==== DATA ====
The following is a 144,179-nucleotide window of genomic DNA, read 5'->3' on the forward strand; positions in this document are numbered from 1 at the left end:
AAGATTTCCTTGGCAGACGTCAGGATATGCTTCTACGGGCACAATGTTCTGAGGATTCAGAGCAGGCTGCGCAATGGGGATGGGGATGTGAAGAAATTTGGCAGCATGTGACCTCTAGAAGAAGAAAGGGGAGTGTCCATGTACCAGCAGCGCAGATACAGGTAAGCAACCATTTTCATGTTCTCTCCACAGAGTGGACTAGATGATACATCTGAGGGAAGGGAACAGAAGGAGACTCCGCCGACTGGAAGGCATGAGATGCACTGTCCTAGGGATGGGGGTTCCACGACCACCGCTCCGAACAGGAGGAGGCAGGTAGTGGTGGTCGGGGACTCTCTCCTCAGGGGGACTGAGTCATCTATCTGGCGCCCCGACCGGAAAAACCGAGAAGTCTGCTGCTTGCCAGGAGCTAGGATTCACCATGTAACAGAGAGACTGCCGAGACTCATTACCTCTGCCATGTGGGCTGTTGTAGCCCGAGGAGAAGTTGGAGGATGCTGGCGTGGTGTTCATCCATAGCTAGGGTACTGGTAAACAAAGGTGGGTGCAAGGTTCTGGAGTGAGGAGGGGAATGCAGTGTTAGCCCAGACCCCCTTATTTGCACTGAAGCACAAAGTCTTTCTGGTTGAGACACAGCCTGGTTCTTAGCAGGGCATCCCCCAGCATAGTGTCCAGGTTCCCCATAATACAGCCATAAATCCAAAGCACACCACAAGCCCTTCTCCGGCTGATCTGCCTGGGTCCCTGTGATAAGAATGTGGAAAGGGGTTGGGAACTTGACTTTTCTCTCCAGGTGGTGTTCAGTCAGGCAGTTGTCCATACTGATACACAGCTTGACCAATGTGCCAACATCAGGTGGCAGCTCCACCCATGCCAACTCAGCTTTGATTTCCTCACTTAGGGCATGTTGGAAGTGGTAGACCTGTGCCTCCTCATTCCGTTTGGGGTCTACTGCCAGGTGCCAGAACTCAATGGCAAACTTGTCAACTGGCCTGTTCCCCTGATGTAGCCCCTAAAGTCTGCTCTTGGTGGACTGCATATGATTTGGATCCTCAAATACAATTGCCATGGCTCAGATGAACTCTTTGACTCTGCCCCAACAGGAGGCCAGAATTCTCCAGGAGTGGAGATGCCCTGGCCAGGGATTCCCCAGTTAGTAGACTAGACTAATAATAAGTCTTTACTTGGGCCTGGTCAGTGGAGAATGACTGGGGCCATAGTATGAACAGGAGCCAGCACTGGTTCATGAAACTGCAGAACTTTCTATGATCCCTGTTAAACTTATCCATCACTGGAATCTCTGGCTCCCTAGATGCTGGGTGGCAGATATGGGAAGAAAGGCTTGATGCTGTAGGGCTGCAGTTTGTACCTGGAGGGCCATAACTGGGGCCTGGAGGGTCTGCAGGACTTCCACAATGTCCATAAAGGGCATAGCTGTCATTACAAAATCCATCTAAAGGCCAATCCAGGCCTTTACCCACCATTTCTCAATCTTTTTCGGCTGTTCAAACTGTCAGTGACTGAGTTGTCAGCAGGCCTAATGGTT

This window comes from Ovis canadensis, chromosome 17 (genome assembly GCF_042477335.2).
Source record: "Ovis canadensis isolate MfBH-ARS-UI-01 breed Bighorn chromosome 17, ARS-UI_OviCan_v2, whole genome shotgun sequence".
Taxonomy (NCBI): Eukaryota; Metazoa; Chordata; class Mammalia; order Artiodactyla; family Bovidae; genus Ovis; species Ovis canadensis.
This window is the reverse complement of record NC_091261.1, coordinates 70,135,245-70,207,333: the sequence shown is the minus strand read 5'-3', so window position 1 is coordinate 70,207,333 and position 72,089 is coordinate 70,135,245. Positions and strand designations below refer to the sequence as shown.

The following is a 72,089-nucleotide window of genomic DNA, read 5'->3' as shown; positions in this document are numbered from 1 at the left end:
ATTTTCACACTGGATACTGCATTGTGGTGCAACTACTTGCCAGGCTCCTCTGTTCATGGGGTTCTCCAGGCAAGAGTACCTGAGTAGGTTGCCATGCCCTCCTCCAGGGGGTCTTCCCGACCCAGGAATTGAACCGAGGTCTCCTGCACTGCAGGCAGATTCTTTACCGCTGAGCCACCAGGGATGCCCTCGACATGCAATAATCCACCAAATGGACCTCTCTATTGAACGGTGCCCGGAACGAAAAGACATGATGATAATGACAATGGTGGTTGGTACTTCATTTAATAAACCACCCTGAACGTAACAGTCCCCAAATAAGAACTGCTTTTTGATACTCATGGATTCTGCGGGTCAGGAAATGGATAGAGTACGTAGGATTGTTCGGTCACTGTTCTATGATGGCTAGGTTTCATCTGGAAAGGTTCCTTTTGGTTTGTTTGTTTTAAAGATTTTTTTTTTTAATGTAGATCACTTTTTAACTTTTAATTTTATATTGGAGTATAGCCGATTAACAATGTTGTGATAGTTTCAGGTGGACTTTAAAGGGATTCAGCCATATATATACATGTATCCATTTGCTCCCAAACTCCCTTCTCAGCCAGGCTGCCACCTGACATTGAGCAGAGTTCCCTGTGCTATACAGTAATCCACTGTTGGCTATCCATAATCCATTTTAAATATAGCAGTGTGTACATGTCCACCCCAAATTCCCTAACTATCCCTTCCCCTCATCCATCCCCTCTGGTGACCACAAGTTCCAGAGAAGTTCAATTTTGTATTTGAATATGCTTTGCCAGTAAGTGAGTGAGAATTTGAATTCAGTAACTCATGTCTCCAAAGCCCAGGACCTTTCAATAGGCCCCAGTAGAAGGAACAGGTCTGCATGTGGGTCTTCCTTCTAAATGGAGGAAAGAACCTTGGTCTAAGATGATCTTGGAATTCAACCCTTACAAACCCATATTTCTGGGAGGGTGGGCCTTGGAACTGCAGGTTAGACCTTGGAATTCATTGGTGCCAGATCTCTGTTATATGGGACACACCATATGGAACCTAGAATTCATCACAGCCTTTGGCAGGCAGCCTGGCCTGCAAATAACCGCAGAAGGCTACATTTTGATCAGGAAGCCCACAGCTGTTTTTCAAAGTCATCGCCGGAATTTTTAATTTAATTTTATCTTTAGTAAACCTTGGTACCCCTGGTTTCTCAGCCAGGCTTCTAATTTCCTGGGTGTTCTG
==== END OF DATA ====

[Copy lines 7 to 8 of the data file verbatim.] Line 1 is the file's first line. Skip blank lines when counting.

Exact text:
The following is a 72,089-nucleotide window of genomic DNA, read 5'->3' as shown; positions in this document are numbered from 1 at the left end:
ATTTTCACACTGGATACTGCATTGTGGTGCAACTACTTGCCAGGCTCCTCTGTTCATGGGGTTCTCCAGGCAAGAGTACCTGAGTAGGTTGCCATGCCCTCCTCCAGGGGGTCTTCCCGACCCAGGAATTGAACCGAGGTCTCCTGCACTGCAGGCAGATTCTTTACCGCTGAGCCACCAGGGATGCCCTCGACATGCAATAATCCACCAAATGGACCTCTCTATTGAACGGTGCCCGGAACGAAAAGACATGATGATAATGACAATGGTGGTTGGTACTTCATTTAATAAACCACCCTGAACGTAACAGTCCCCAAATAAGAACTGCTTTTTGATACTCATGGATTCTGCGGGTCAGGAAATGGATAGAGTACGTAGGATTGTTCGGTCACTGTTCTATGATGGCTAGGTTTCATCTGGAAAGGTTCCTTTTGGTTTGTTTGTTTTAAAGATTTTTTTTTTTAATGTAGATCACTTTTTAACTTTTAATTTTATATTGGAGTATAGCCGATTAACAATGTTGTGATAGTTTCAGGTGGACTTTAAAGGGATTCAGCCATATATATACATGTATCCATTTGCTCCCAAACTCCCTTCTCAGCCAGGCTGCCACCTGACATTGAGCAGAGTTCCCTGTGCTATACAGTAATCCACTGTTGGCTATCCATAATCCATTTTAAATATAGCAGTGTGTACATGTCCACCCCAAATTCCCTAACTATCCCTTCCCCTCATCCATCCCCTCTGGTGACCACAAGTTCCAGAGAAGTTCAATTTTGTATTTGAATATGCTTTGCCAGTAAGTGAGTGAGAATTTGAATTCAGTAACTCATGTCTCCAAAGCCCAGGACCTTTCAATAGGCCCCAGTAGAAGGAACAGGTCTGCATGTGGGTCTTCCTTCTAAATGGAGGAAAGAACCTTGGTCTAAGATGATCTTGGAATTCAACCCTTACAAACCCATATTTCTGGGAGGGTGGGCCTTGGAACTGCAGGTTAGACCTTGGAATTCATTGGTGCCAGATCTCTGTTATATGGGACACACCATATGGAACCTAGAATTCATCACAGCCTTTGGCAGGCAGCCTGGCCTGCAAATAACCGCAGAAGGCTACATTTTGATCAGGAAGCCCACAGCTGTTTTTCAAAGTCATCGCCGGAATTTTTAATTTAATTTTATCTTTAGTAAACCTTGGTACCCCTGGTTTCTCAGCCAGGCTTCTAATTTCCTGGGTGTTCTG